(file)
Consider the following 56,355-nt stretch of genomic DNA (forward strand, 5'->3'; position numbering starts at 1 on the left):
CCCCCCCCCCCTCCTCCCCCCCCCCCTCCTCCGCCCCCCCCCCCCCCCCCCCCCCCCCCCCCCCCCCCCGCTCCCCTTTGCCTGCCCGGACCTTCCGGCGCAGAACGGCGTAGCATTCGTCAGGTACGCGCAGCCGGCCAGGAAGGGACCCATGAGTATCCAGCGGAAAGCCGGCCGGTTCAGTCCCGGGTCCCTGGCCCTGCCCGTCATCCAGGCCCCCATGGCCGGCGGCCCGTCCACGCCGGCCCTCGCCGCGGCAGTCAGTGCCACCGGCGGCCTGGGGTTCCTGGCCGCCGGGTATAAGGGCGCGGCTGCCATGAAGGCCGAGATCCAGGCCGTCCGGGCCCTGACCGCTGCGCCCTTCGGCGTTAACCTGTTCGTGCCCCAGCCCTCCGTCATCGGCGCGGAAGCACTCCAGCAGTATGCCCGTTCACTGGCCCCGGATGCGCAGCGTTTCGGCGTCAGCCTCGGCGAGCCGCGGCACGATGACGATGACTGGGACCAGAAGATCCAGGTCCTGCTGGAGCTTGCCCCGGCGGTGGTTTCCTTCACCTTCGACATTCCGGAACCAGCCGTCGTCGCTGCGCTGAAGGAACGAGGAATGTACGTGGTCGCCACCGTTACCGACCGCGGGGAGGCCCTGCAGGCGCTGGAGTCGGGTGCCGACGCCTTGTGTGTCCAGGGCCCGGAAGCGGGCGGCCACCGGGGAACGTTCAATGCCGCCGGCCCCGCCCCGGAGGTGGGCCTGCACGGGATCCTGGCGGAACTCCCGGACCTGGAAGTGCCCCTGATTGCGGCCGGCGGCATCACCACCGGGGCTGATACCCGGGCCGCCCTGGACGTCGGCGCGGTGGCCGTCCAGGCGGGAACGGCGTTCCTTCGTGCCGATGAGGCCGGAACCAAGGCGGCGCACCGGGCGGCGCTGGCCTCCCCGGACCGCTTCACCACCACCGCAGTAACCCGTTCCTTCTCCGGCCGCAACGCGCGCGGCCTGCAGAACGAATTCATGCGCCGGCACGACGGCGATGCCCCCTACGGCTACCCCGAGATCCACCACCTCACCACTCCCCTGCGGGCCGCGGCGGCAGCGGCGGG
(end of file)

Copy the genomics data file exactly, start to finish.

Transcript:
Consider the following 56,355-nt stretch of genomic DNA (forward strand, 5'->3'; position numbering starts at 1 on the left):
CCCCCCCCCCCTCCTCCCCCCCCCCCTCCTCCGCCCCCCCCCCCCCCCCCCCCCCCCCCCCCCCCCCCCGCTCCCCTTTGCCTGCCCGGACCTTCCGGCGCAGAACGGCGTAGCATTCGTCAGGTACGCGCAGCCGGCCAGGAAGGGACCCATGAGTATCCAGCGGAAAGCCGGCCGGTTCAGTCCCGGGTCCCTGGCCCTGCCCGTCATCCAGGCCCCCATGGCCGGCGGCCCGTCCACGCCGGCCCTCGCCGCGGCAGTCAGTGCCACCGGCGGCCTGGGGTTCCTGGCCGCCGGGTATAAGGGCGCGGCTGCCATGAAGGCCGAGATCCAGGCCGTCCGGGCCCTGACCGCTGCGCCCTTCGGCGTTAACCTGTTCGTGCCCCAGCCCTCCGTCATCGGCGCGGAAGCACTCCAGCAGTATGCCCGTTCACTGGCCCCGGATGCGCAGCGTTTCGGCGTCAGCCTCGGCGAGCCGCGGCACGATGACGATGACTGGGACCAGAAGATCCAGGTCCTGCTGGAGCTTGCCCCGGCGGTGGTTTCCTTCACCTTCGACATTCCGGAACCAGCCGTCGTCGCTGCGCTGAAGGAACGAGGAATGTACGTGGTCGCCACCGTTACCGACCGCGGGGAGGCCCTGCAGGCGCTGGAGTCGGGTGCCGACGCCTTGTGTGTCCAGGGCCCGGAAGCGGGCGGCCACCGGGGAACGTTCAATGCCGCCGGCCCCGCCCCGGAGGTGGGCCTGCACGGGATCCTGGCGGAACTCCCGGACCTGGAAGTGCCCCTGATTGCGGCCGGCGGCATCACCACCGGGGCTGATACCCGGGCCGCCCTGGACGTCGGCGCGGTGGCCGTCCAGGCGGGAACGGCGTTCCTTCGTGCCGATGAGGCCGGAACCAAGGCGGCGCACCGGGCGGCGCTGGCCTCCCCGGACCGCTTCACCACCACCGCAGTAACCCGTTCCTTCTCCGGCCGCAACGCGCGCGGCCTGCAGAACGAATTCATGCGCCGGCACGACGGCGATGCCCCCTACGGCTACCCCGAGATCCACCACCTCACCACTCCCCTGCGGGCCGCGGCGGCAGCGGCGGG